There is nothing more anticlimactic than attending an American football game and witnessing a tie. And tie games are slowly becoming the new problem in the National Football League, a trend that is not just boring for the fans, but frankly un-American.
Before 1974, tie games weren’t uncommon at all due to the fact that there was just simply no overtime. Teams just simply played until the end of regulation and a tie was declared if the score was even. Between 1970-1973, there were 29 tie games, including nine in 1970.
In 1974, sudden death overtime was introduced and the amount of ties fell drastically. Of 494 games that went into the extra quarter of overtime between 1974 and 2011, only 17 games (3.4 percent) resulted in a tie and just four since 1989. This system, however wasn’t perfect as a majority of the teams who received the ball first won by driving down the field and kicking a field goal before the opposing team could even touch the ball. Unless, of course, you’re Marty Mornhinweg.
Because the winner of the coin toss was more likely to win in overtime, the NFL changed their rules in 2012 to a modified system that allowed both teams to get the ball in overtime – as long as the team who plays defense first is able to stop the opposing offense from scoring a touchdown. The rules were changed again in 2017, shortening the overtime period from 15 minutes to 10.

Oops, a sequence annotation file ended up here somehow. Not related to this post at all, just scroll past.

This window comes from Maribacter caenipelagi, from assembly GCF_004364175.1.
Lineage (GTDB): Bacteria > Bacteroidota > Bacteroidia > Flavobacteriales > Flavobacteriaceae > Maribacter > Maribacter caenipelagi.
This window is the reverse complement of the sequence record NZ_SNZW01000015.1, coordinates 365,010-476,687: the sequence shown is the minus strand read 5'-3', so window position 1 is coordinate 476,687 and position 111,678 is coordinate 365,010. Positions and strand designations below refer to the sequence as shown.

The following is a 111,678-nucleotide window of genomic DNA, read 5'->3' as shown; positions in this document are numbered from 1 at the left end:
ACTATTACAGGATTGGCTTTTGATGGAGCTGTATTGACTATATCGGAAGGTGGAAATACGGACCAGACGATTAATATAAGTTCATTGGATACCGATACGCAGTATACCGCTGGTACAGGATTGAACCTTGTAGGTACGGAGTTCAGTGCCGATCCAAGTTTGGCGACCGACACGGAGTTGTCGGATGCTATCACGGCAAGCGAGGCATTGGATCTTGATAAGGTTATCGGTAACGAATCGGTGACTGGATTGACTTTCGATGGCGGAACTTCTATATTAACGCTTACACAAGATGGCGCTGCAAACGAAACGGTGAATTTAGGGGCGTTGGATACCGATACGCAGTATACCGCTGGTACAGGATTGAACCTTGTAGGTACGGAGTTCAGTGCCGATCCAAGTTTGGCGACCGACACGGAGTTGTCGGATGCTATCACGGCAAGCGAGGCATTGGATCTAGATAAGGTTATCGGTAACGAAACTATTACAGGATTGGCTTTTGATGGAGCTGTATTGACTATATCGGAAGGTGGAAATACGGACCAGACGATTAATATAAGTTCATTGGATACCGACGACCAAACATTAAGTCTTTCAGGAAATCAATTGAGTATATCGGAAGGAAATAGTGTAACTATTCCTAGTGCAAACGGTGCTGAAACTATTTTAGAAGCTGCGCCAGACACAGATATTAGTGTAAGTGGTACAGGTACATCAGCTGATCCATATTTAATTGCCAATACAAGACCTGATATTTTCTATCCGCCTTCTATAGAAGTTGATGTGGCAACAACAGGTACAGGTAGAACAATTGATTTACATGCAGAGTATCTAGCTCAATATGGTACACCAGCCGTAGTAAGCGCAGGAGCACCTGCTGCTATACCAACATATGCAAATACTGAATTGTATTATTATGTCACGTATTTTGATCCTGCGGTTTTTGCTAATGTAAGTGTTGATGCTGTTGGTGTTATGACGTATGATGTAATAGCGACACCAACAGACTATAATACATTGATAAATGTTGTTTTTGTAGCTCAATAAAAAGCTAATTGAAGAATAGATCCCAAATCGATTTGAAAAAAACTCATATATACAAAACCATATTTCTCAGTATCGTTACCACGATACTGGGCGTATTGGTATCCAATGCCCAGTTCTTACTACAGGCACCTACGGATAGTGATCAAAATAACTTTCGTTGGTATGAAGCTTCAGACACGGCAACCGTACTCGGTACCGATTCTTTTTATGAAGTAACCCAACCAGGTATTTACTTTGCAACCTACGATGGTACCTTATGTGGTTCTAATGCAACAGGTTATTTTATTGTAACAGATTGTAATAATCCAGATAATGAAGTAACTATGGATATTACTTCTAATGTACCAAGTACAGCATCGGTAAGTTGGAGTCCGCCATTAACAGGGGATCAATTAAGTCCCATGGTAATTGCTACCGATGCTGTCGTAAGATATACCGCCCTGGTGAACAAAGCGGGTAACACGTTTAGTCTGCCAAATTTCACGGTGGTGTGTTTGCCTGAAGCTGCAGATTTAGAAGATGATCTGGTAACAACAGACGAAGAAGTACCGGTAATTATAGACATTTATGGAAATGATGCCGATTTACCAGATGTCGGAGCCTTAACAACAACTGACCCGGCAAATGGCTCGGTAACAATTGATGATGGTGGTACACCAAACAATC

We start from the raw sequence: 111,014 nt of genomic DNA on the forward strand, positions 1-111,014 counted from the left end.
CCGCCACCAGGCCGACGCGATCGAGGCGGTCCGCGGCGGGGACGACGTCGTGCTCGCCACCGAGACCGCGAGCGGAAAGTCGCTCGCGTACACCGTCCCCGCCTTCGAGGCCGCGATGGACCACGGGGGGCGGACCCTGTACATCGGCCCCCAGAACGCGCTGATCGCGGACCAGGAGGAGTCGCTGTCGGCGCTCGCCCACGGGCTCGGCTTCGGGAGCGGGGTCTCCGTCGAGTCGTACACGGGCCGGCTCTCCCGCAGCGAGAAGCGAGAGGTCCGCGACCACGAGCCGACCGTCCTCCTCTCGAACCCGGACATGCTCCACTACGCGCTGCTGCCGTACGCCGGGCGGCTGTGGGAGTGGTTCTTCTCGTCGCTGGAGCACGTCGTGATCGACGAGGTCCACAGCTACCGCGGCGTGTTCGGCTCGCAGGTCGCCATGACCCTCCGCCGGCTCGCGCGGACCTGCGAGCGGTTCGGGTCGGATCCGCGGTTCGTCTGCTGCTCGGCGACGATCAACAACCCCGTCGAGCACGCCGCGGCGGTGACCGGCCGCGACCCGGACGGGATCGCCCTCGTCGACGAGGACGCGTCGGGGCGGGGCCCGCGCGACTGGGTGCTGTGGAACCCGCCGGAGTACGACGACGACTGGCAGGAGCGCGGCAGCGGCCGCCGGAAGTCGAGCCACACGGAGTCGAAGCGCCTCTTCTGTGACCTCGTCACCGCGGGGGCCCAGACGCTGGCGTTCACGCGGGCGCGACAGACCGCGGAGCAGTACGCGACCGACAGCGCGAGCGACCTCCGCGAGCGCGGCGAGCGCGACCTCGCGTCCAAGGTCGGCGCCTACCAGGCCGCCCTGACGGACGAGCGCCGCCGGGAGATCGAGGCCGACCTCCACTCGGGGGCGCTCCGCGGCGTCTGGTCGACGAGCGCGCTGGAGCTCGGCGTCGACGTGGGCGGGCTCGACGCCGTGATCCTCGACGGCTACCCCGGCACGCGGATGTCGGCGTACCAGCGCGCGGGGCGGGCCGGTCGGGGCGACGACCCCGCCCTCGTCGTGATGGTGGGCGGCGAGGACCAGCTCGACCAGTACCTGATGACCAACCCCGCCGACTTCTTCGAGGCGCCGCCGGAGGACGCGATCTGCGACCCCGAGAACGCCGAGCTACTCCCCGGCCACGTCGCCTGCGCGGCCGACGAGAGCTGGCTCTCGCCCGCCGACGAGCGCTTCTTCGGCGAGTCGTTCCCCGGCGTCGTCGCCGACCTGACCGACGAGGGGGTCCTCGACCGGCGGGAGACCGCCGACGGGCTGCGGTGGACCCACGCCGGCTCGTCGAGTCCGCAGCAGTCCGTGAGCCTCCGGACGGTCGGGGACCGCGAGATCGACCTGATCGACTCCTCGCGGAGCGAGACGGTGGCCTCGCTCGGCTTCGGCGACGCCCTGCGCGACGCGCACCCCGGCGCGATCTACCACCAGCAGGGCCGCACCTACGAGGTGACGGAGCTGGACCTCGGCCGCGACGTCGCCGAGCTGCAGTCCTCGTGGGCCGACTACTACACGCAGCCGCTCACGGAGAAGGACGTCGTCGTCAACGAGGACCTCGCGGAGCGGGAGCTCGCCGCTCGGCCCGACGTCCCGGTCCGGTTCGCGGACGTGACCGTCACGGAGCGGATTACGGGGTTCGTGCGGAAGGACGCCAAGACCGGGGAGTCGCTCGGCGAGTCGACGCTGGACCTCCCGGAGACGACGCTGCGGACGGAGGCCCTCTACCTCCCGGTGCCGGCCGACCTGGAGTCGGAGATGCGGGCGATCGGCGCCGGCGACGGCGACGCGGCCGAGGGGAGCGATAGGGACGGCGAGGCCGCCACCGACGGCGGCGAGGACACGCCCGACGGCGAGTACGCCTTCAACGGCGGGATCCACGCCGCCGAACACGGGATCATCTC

Under this new rule, the percentage of games resulting in ties has nearly doubled. Eighty-three regular season games have gone the extra quarter between 2012 and 2016 and five (6 percent) ended in a tie. Two weeks into the 2018 season and there have already been two ties, both in important divisional games.
The 16-game NFL schedule is way too short for tie games to occur, which can have a way of impacting multiple teams hunting for a Wild Card spot, or the order for the draft in April. The NFL is the one professional sport where arguably every game matters and wins and losses mean significantly more than say baseball’s 162 games or the 82 games in hockey and basketball.
Speaking of hockey, even the NHL, a league where ties were as common of an occurrence as soccer. has found a way to eliminate tie games, though some are not a fan of the shootout.
I think the resolution is to just get rid of the game clock, give both teams the chance with the ball and if there is not a winner at that point, let the teams continue to play football until someone scores. It keeps the sudden death atmosphere while still being fair to both teams and not turning it into a skills competition (as hockey fans say about the shootouts).
At the end of the day, tie games are just bad for the game both from a team perspective and for the fans, and too much of an easy fix to ignore. When there is a tie game, everyone loses (except maybe the Browns ending their losing streak).